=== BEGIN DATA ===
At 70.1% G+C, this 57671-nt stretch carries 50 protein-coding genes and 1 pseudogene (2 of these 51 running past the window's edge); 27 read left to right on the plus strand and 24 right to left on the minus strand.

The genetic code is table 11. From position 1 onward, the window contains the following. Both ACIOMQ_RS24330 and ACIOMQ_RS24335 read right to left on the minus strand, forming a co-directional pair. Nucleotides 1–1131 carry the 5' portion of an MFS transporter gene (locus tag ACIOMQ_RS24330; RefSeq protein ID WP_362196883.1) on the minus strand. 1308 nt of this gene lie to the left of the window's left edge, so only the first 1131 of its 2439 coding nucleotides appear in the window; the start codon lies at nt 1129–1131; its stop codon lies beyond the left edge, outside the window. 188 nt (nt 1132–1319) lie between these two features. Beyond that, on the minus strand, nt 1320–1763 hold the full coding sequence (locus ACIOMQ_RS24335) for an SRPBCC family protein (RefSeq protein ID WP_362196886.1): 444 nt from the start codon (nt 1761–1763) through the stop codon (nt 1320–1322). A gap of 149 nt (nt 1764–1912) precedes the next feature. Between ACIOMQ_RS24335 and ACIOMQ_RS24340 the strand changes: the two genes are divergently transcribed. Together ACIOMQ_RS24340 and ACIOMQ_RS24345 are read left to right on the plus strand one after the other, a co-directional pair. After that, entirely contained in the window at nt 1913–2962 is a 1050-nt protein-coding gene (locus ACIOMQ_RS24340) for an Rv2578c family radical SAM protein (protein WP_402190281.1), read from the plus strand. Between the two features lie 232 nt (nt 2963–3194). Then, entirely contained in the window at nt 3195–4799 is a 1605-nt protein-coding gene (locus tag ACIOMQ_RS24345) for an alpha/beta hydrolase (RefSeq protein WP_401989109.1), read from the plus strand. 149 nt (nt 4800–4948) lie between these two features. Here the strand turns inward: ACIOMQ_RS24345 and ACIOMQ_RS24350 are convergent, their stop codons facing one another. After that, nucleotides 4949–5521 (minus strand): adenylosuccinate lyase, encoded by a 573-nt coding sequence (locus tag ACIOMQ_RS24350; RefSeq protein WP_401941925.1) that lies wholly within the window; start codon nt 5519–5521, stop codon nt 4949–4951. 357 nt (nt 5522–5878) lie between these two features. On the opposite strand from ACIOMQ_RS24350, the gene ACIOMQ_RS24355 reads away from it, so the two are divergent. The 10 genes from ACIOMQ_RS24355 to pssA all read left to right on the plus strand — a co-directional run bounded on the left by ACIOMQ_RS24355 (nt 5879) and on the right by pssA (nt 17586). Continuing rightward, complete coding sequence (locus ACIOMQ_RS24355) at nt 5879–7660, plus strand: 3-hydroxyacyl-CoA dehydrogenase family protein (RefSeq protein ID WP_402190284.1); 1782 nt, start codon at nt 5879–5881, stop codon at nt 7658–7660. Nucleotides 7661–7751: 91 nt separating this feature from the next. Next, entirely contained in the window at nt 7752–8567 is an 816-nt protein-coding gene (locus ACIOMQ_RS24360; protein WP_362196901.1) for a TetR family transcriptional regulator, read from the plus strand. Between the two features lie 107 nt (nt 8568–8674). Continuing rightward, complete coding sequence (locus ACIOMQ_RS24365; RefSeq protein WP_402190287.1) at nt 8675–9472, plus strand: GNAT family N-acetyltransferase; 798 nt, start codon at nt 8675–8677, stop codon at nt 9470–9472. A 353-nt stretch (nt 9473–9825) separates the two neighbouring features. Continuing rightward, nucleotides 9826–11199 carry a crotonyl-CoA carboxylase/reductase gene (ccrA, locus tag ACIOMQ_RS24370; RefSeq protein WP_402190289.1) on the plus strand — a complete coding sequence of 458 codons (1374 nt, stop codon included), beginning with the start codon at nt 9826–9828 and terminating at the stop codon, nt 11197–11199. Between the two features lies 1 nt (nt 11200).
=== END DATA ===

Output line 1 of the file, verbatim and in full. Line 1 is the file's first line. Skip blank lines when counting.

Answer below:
At 70.1% G+C, this 57671-nt stretch carries 50 protein-coding genes and 1 pseudogene (2 of these 51 running past the window's edge); 27 read left to right on the plus strand and 24 right to left on the minus strand.